Women get flustered under fire. They're too fragile, too emotional. They lack the ferocity required to take a life. They can't handle pain. They're a distraction, a threat to cohesion, a provocative tease to close-quartered men.
These are the sort of myths you hear from people who oppose the U.S. military's evolving new rules about women in combat. But for women who have already been in combat, who have earned medals fighting alongside men, the war stories they tell don't sound a thing like myths.
I remember hearing the bullets hit the ground beside me and hit my truck behind me. Our squad leader had us sneak around and flank them.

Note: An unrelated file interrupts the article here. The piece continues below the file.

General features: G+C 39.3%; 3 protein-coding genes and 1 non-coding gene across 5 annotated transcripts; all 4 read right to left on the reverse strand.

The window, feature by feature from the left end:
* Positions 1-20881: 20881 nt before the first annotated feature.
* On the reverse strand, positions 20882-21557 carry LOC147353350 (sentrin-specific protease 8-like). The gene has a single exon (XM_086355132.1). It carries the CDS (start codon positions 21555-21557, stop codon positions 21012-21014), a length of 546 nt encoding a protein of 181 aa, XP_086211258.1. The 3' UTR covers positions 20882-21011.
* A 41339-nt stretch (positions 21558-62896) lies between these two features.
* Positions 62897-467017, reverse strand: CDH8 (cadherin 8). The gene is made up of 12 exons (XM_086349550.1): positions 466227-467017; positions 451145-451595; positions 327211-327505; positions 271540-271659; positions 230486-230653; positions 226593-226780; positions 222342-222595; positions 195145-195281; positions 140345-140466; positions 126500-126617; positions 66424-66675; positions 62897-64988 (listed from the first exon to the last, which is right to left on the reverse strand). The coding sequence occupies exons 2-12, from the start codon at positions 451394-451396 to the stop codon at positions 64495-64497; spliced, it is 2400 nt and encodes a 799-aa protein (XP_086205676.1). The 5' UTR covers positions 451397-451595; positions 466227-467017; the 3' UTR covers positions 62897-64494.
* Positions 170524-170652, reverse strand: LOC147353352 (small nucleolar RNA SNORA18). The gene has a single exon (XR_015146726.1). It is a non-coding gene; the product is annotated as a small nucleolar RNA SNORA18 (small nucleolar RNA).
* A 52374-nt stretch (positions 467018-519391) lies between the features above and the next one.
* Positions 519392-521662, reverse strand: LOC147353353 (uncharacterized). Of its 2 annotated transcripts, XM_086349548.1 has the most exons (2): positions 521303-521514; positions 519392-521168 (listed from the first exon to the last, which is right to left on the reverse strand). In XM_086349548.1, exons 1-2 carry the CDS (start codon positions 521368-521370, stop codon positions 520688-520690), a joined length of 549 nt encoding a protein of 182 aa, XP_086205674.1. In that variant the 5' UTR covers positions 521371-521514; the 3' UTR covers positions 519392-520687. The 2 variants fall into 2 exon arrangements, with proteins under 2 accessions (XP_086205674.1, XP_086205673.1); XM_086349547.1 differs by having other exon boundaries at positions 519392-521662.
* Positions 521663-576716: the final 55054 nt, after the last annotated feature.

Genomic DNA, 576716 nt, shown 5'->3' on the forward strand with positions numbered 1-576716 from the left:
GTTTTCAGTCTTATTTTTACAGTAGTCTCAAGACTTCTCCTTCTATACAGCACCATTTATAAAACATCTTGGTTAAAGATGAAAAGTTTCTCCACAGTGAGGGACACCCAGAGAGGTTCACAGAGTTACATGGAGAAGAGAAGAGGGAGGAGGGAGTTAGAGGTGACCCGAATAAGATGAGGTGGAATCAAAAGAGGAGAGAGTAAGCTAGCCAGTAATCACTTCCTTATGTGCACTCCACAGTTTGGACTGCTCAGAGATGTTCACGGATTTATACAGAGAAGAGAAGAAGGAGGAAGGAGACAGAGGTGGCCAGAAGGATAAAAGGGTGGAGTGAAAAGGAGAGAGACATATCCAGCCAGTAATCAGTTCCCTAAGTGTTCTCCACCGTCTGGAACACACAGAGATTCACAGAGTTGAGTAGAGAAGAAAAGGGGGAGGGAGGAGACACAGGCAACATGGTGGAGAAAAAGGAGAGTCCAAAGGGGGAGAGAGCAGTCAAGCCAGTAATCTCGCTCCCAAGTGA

From a trench line that overlooked the field, we laid down fire, and I know that I shot, and made fall, three. After twenty minutes, most of the insurgents out in that field were incapacitated, but there were three more still left in the trench line opposite us, about thirty meters away. We knew that the only way we were going to end this is if we took them out.
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